This guide covers grilling bone-in ham on a gas grill or charcoal grill without a rotisserie skewer. A lot of the grilling instructions you will find online mention a rotisserie skewer, which can be an excellent technique for even roasting. However, these guides fail to keep in mind that most hams that are readily available in local grocery stores are spiral cut bone-in hams. It would be some kind of sorcery if you could manage to kabob a spiral cut ham. However, even if you managed the impossible, chances are your ham would start to rain slices as soon as it gained some warmth.

Grill Bone in Ham with Thermometer

Step-by-step Guide to Grilling a Bone-In Ham Perfectly with a Meat Thermometer

  1. The first thing you need to do is purchase a spiral-sliced unglazed ham.
  2. Unwrap the ham. Place it flat side down in an aluminum roasting pan.
  3. Season your ham, getting between the slices, if you so choose. Do not add your glaze yet. Your glaze will likely burn if you apply it too early because sugar burns at around 350 degrees.
  4. Add at least ½ cup of stock, water or wine to your roasting pan. You got to keep that ham moist!
  5. Using your Thermopro Meat Thermometer insert the food probe into the thickest part of the ham. Take care to keep the attached transmitter away from the grill. Only the probe and the wire should be going inside of the grill.
  6. You can use either a charcoal grill or a gas grill. The biggest thing to note is that you want to cook your ham with indirect heat.
  7. Once your ham is on the grill, you can close the lid and let the heat and smoke do their thin
  8. You will need to grill your ham for about 12 minutes per pound at a temperature of around 300 degrees. This is why using the ThermoPro Meat Thermometer is a must. You need to keep an eye on the transmitter while your ham is grilling to ensure that it isn’t going over 135-140 degrees internally.
  9. At about 30 minutes before the end of your cook time, you can brush on your glaze, making sure you get in between the layers of your ham.
  10. Do this every 10 to 15 minutes until your ham is finished. This will create a beautiful glossy glaze.
  11. Remove your ham once it reaches an internal temperature of about 135 to 140 degrees.
  12. Rest you ham for about 20 minutes.
  13. Dig in!

*Conversely, you can use your Thermopro Meat Thermometer to check the internal temperature toward the end of the cooking time, and not leave the probe inserted the entire time. However, this way is less convenient.*

How to Bake Bone-In Ham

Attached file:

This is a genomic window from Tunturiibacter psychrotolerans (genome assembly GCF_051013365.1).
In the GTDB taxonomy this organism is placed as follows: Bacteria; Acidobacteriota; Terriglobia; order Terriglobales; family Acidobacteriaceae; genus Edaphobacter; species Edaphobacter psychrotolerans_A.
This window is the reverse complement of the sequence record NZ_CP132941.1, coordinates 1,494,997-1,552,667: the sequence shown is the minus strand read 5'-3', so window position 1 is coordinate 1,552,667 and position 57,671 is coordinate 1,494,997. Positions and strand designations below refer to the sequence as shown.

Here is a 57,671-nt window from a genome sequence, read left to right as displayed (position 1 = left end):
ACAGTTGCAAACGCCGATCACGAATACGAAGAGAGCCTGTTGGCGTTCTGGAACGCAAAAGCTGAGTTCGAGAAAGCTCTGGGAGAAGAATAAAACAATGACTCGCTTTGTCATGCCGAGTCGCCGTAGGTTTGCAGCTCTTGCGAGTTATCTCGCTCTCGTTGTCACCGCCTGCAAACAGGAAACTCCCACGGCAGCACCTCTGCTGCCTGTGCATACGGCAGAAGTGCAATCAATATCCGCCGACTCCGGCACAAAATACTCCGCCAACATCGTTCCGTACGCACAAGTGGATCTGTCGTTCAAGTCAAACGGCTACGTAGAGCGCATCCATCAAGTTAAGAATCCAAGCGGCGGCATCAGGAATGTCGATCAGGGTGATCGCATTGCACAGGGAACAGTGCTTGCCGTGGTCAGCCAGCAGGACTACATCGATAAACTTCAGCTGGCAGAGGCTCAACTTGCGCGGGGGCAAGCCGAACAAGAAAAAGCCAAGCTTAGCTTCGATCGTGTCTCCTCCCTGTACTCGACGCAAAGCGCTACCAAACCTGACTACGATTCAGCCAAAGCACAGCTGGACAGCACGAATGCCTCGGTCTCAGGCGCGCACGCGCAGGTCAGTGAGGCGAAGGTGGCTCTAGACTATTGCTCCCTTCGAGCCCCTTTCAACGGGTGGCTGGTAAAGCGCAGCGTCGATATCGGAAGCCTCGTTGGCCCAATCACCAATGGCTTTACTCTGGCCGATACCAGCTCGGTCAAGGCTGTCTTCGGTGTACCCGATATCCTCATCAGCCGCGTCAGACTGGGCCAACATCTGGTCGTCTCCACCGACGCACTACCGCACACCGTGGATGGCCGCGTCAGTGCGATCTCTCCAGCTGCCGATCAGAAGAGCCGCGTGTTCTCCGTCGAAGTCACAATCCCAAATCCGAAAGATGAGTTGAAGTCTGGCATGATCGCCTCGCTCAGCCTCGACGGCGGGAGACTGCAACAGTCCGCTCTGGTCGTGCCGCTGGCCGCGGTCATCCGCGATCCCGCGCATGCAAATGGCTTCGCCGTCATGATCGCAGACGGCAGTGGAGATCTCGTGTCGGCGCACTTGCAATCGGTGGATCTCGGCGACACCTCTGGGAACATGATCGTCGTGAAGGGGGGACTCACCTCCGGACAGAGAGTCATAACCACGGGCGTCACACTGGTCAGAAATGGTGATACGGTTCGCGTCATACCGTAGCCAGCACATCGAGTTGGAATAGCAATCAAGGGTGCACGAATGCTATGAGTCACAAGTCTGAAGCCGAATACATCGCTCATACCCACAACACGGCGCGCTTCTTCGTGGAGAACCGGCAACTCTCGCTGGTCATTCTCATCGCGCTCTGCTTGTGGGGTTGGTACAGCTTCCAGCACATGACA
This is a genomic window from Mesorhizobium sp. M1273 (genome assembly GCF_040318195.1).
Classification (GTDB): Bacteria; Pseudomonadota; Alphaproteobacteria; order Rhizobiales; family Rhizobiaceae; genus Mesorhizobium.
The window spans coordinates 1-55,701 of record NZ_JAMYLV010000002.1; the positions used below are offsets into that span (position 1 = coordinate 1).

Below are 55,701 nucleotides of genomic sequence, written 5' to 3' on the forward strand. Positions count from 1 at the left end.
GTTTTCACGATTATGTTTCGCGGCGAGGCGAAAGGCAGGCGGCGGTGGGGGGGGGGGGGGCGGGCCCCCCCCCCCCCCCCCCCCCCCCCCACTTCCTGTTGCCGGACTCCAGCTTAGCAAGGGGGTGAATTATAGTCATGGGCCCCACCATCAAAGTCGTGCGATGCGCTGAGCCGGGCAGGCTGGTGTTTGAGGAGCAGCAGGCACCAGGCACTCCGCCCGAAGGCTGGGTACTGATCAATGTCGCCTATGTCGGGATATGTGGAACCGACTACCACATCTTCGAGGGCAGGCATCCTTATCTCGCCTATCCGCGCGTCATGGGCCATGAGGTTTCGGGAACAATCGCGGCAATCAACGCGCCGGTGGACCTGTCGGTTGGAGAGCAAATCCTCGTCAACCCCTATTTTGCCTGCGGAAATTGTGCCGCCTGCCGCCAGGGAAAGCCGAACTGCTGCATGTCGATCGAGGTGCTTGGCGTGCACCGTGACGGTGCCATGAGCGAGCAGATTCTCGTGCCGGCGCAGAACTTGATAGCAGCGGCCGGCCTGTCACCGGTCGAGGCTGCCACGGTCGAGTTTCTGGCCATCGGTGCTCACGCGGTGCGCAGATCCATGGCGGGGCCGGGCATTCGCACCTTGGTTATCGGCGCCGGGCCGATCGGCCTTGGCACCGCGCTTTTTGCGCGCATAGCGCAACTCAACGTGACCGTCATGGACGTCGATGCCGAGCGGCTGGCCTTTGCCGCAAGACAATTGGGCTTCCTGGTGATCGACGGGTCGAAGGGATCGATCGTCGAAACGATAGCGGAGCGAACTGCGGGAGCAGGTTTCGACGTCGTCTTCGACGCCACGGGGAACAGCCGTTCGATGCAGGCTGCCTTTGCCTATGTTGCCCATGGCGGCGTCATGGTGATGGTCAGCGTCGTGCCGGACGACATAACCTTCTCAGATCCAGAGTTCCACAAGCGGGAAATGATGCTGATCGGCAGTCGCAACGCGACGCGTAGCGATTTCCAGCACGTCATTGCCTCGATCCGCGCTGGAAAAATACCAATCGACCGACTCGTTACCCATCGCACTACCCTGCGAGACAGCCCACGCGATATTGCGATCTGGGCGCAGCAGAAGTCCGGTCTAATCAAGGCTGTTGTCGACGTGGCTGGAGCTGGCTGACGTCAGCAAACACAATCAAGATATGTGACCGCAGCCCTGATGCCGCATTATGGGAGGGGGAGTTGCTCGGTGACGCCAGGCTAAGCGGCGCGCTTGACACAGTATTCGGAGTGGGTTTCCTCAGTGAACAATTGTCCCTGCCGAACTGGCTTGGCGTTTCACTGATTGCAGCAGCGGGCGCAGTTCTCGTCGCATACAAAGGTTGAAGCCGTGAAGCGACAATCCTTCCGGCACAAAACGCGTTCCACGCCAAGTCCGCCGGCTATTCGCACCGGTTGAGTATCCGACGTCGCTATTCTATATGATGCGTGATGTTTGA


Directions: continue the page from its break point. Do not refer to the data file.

To be honest, baking your ham in your home oven works pretty much like grilling: same temperature, same cook times. The only thing you might consider changing is how you finish the glaze. You can use the broil setting for three to five minutes RIIIGHT at the end of your cook time to thoroughly caramelize a classic (sugary) glaze. It will create a crispy, crunchy, glossy glazed crust. Just watch it, because burned sugar is bitter and gross.

Bake Bone-in-ham

Step-by-step Guide to Baking a Bone-In Ham Perfectly with a Meat Thermometer

  1. The first thing you need to do is purchase a spiral-sliced unglazed ham.
  2. Preheat your oven to 300 degrees.
  3. Unwrap the ham. Place it flat side down in an aluminum roasting pan.
  4. Season your ham, getting between the slices, if you so choose. Hold off on glazing.
  5. Add at least ½ cup of stock, water or wine to your roasting pan.
  6. Using your Thermopro Meat Thermometer insert the food probe into the thickest part of the ham. Take care to keep the attached transmitter away from the grill. Only the probe and the wire should be going inside of the grill.
  7. Bake your beautiful ham baby for around 12 minutes per pound at 300 degrees.
  8. At about 30 minutes before the end of your cook time, you can brush on your glaze, making sure you get between the layers of your ham.
  9. Crank the heat up to 325 and do this every 10 to 15 minutes until your ham is finished.
  10. OPTIONAL: Right at the end of the cooking time, once you’ve confirmed your ham’s internal temperature is at about 135 degrees, brush on a final layer of glaze. Turn your oven to a low boil. Babysit it for 3 to 5 minutes under the broiler until it begins to bubble and ever-so-slightly brown. Do not burn it!
  11. Remove the ham from the oven and let it rest for at least 20 minutes.
  12. Dig in!

Dos and Don’ts When Measuring the Internal Temperature of Bone-In Ham with ThermoPro Meat Thermometer

  1. Do – remove your ham from the heat source when measuring the internal temperature.
  2. Do – Insert the thermometer into the thickest part of the ham.
  3. DON’T – Hit the bone with the thermometer. It will result in an inaccurate reading.
  4. DON’T – Measure the temperature in a fatty area. It could result in an inaccurate reading.

If the ham’s internal temperature is not 135 degrees or above, put it back in the oven. Do – Continue to check the temperature every 10 minutes until it reaches at least 135 degrees internally.

*If you’ve had your food probe inserted throughout the cooking process, use caution when removing it from the meat as it will be hot!*


Summary

Summer is upon us, which means it’s a fantastic time to uncover those grills and cook up some delicious food. What better to be on the menu than a tasty bone-in ham that you can dress with tropical fruit and a decadent glaze? The key to grilling or baking the ultimate bone-in ham is to do it low and slow.

An overcooked ham, or any meat for that matter, will be dry and will most definitely bum you out after all that hard work. Don’t let that happen! When cooking meat, keep a trusted meat thermometer nearby and use it throughout the cooking process to ensure your grill isn’t too hot and your meat doesn’t overcook or worse, burn.

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Now that you know what you need and how to grill a delicious bone-in ham get to it!